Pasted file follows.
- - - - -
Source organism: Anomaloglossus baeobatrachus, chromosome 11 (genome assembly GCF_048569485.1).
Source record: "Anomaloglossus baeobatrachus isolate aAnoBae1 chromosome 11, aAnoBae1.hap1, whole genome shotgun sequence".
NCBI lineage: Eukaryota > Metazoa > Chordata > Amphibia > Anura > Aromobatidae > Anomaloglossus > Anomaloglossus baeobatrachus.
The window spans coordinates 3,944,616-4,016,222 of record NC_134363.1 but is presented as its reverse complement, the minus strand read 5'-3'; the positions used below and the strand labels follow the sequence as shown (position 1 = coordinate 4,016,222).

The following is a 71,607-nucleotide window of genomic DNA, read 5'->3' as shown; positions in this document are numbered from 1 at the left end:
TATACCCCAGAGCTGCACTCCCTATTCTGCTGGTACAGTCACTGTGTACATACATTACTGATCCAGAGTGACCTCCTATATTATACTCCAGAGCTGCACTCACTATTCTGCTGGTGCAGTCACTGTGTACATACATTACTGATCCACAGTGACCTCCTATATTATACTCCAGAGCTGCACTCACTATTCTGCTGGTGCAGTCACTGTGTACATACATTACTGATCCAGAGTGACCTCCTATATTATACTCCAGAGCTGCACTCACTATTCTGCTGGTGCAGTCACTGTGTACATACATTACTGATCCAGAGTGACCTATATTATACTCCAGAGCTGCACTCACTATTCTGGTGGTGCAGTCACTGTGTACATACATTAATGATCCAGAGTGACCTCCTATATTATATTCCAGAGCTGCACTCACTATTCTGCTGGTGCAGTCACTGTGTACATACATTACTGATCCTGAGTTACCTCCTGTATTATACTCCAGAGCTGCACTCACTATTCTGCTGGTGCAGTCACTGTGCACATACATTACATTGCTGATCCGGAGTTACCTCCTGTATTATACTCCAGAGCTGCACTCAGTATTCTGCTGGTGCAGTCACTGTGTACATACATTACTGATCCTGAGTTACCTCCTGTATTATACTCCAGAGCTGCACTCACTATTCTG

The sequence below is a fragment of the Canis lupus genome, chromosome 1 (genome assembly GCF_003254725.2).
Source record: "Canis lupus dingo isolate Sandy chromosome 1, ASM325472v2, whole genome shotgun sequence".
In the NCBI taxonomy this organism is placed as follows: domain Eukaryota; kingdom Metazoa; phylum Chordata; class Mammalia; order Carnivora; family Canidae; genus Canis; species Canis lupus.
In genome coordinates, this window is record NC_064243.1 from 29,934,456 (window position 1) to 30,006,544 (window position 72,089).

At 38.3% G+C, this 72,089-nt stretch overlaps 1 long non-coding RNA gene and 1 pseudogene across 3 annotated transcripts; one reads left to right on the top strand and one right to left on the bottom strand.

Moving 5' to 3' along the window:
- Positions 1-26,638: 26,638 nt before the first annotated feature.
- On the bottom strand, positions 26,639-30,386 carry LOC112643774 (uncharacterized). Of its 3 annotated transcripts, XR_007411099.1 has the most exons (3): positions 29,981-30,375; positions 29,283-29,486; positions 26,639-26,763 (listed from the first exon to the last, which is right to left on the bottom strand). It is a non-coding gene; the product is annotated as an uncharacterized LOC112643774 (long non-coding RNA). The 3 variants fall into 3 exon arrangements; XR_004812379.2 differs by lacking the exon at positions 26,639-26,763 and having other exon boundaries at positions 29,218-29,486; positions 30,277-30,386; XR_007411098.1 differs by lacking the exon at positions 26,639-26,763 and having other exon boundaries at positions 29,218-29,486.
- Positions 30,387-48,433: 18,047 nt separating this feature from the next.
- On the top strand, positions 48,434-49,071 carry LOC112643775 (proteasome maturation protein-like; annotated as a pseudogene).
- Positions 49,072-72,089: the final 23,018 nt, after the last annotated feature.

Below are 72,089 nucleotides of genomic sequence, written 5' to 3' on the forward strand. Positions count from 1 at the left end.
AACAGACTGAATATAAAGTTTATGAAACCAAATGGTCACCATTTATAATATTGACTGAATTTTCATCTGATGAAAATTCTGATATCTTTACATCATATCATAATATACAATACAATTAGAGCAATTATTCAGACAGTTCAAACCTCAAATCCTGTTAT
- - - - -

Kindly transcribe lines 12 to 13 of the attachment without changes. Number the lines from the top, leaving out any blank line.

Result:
Moving 5' to 3' along the window:
- Positions 1-26,638: 26,638 nt before the first annotated feature.